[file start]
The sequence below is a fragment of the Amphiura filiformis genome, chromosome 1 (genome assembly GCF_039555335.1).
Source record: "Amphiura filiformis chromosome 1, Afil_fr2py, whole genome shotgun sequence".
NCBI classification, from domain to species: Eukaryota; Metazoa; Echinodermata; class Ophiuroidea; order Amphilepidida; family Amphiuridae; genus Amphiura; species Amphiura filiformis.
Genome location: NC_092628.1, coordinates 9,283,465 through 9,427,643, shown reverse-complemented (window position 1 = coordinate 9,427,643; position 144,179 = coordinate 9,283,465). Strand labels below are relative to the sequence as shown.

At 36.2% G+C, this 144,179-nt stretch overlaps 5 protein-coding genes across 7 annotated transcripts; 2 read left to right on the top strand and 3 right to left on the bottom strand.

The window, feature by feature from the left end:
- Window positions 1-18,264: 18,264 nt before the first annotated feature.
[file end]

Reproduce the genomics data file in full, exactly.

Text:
The sequence below is a fragment of the Amphiura filiformis genome, chromosome 1 (genome assembly GCF_039555335.1).
Source record: "Amphiura filiformis chromosome 1, Afil_fr2py, whole genome shotgun sequence".
NCBI classification, from domain to species: Eukaryota; Metazoa; Echinodermata; class Ophiuroidea; order Amphilepidida; family Amphiuridae; genus Amphiura; species Amphiura filiformis.
Genome location: NC_092628.1, coordinates 9,283,465 through 9,427,643, shown reverse-complemented (window position 1 = coordinate 9,427,643; position 144,179 = coordinate 9,283,465). Strand labels below are relative to the sequence as shown.

At 36.2% G+C, this 144,179-nt stretch overlaps 5 protein-coding genes across 7 annotated transcripts; 2 read left to right on the top strand and 3 right to left on the bottom strand.

The window, feature by feature from the left end:
- Window positions 1-18,264: 18,264 nt before the first annotated feature.